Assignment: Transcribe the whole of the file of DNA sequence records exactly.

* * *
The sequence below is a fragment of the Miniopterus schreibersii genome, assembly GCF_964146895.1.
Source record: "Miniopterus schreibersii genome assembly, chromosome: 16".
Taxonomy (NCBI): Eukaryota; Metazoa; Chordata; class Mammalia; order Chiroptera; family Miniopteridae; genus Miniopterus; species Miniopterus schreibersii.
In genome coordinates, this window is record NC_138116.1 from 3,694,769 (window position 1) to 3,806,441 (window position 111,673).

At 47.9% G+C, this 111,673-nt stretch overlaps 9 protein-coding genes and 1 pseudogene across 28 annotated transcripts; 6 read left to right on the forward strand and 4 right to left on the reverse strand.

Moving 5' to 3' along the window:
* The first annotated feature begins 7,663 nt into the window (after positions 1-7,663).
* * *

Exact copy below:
The sequence below is a fragment of the Miniopterus schreibersii genome, assembly GCF_964146895.1.
Source record: "Miniopterus schreibersii genome assembly, chromosome: 16".
Taxonomy (NCBI): Eukaryota; Metazoa; Chordata; class Mammalia; order Chiroptera; family Miniopteridae; genus Miniopterus; species Miniopterus schreibersii.
In genome coordinates, this window is record NC_138116.1 from 3,694,769 (window position 1) to 3,806,441 (window position 111,673).

At 47.9% G+C, this 111,673-nt stretch overlaps 9 protein-coding genes and 1 pseudogene across 28 annotated transcripts; 6 read left to right on the forward strand and 4 right to left on the reverse strand.

Moving 5' to 3' along the window:
* The first annotated feature begins 7,663 nt into the window (after positions 1-7,663).